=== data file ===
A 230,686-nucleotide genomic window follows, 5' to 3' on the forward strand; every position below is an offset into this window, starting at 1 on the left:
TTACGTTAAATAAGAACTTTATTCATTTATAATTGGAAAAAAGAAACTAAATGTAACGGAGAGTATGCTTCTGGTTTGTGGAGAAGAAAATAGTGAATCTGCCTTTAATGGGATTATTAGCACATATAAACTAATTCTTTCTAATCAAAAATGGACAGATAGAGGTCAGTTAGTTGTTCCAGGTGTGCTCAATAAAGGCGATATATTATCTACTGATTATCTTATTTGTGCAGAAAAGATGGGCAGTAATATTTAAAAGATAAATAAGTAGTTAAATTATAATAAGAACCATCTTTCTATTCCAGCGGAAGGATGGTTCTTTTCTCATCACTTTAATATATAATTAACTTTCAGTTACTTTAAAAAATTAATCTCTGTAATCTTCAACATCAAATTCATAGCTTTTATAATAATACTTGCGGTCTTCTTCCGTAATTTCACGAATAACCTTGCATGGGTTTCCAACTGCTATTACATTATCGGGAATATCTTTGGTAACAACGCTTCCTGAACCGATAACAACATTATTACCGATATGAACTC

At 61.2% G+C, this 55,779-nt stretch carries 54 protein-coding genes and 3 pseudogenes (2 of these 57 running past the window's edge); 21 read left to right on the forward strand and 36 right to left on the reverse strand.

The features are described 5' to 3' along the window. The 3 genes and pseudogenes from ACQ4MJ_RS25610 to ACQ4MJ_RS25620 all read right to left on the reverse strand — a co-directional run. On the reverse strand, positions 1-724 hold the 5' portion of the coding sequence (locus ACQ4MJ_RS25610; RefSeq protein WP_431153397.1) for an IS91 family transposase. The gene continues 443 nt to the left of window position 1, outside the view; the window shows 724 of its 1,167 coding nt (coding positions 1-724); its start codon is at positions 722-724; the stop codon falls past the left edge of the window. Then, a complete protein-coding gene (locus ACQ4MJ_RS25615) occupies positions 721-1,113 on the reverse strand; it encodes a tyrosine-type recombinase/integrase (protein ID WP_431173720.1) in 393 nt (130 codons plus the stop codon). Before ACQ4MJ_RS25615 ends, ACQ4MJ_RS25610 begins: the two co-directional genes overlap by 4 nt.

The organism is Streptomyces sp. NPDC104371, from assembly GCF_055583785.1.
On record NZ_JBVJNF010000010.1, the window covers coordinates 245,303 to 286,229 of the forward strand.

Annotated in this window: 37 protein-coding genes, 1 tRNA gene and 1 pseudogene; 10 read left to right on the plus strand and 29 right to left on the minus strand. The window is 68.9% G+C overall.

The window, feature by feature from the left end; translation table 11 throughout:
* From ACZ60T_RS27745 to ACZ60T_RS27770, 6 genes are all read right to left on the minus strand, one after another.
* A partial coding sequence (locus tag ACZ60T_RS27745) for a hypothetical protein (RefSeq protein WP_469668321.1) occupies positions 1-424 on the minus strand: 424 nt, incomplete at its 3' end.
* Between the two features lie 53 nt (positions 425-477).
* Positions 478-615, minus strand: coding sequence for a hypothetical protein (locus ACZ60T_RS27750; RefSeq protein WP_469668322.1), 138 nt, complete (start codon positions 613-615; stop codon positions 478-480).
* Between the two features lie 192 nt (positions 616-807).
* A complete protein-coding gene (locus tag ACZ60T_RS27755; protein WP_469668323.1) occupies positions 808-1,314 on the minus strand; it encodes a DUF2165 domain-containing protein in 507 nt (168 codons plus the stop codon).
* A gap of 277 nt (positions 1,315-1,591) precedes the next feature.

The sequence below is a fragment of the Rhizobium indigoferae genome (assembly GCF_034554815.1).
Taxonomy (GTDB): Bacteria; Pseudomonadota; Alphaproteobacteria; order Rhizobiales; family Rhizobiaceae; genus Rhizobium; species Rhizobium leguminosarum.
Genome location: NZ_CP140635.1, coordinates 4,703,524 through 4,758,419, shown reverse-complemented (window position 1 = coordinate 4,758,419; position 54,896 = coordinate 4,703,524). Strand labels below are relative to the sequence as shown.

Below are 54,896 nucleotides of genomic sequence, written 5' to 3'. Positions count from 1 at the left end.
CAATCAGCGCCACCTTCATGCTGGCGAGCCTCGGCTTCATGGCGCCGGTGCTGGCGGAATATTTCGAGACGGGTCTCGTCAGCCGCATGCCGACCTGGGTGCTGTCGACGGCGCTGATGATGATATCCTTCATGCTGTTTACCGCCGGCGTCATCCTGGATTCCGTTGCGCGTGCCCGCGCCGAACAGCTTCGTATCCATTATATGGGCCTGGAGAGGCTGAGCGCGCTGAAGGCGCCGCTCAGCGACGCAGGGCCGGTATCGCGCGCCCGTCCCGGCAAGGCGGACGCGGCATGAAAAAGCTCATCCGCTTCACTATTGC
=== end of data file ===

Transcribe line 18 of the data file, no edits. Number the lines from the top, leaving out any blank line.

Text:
Genome location: NZ_CP140635.1, coordinates 4,703,524 through 4,758,419, shown reverse-complemented (window position 1 = coordinate 4,758,419; position 54,896 = coordinate 4,703,524). Strand labels below are relative to the sequence as shown.